The Vital Glutes: Connecting the Gait Cycle to Pain and Dysfunction

The Vital Glutes: Connecting the Gait Cycle to Pain and Dysfunction
Author: John Gibbons
Pages: 208
Genre: Uncategorized
Goodreads Rating: 4.55
Published: December 2nd 2014 by North Atlantic Books

In The Vital Glutes, author and respected bodywork specialist John Gibbons looks at one of the most neglected areas of the body: the gluteal muscles. He takes readers on a fascinating journey of enlightenment, teaching us to recognize pain and dysfunctional patterns that arise from the gluteal muscles. Gibbons addresses such questions as: Why do the gluteals potentially cause pain and dysfunction in distant sites of the body? How does the gait pattern contribute to pain and dysfunction? And, how can the application of gluteal-specific Muscle Energy Techniques aid full-body well-being? In addition, he provides step-by-step techniques to identify and correct a number of impaired patterns as well as functional gluteal exercises that promote recovery. With full color photographs and illustrations, the book demonstrates how to perform functional assessment testing for the muscles of posture that can become chronically tight—a principal causative factor in dysfunctional glutes. Therapeutic techniques, including gluteal exercises, show how to correct dysfunction and reduce pain. This book will be of great value to physical therapists, athletes, and anyone interested in bodywork.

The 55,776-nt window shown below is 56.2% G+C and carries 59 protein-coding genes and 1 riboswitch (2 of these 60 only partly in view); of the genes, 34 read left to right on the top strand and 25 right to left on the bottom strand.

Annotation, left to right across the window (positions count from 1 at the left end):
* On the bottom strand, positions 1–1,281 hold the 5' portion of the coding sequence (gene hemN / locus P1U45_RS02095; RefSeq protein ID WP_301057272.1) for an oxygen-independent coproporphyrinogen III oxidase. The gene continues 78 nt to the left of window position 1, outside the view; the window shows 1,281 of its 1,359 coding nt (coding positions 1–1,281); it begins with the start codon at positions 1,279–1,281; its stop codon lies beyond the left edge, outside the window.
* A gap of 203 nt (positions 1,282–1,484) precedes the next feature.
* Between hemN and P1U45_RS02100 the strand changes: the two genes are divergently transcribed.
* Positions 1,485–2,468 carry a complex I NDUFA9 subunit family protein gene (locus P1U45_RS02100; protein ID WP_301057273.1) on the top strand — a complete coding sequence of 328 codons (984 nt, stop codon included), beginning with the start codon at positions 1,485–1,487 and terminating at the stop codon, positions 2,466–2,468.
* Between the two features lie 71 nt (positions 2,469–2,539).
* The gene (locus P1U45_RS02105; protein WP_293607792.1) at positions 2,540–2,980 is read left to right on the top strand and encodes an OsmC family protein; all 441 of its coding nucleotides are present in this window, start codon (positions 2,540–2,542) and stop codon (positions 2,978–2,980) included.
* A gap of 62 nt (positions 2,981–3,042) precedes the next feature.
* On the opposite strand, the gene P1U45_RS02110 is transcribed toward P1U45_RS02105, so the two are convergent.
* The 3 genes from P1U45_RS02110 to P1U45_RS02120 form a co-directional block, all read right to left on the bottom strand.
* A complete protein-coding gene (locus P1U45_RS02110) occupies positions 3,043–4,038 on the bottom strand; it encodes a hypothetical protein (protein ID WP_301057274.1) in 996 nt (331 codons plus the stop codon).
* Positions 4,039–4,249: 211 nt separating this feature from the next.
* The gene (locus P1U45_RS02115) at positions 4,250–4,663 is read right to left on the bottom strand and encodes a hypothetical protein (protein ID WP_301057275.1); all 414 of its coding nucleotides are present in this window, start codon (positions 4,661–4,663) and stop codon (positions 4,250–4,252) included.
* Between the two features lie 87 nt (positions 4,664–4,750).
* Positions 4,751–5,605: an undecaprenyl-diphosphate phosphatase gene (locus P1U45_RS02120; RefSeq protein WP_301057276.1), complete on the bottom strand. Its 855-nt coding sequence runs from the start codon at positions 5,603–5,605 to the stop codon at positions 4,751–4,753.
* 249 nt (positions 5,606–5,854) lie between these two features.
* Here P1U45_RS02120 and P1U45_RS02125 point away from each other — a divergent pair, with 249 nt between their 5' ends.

Table of Contents 1. Putting the Maximus Back into Gluteus Maximus 2. Muscle Imbalance and the Myofascial Slings 3. The Glutes and the Gait Cycle 4. Leg length discrepancy (LLD), Over-Pronation and its effect on the Glutes 5. Functional Anatomy of the Gluteus Maximus (Gmax) 6. Functional Anatomy of the Gluteus Medius (Gmed) 7. Muscle Energy Techniques 8. The Antagonistic Cause - the Vital Psoas, Rectus Femoris and Adductors 9. Gmax and Gmed Causing Knee and Ankle Pain 10. Gmax and Gmed Causing Lumbar Spine Pain 11.

Differential Diagnosis of Weakness Inhibition of the Glutes 12. Gmax and Gmed Control Exercises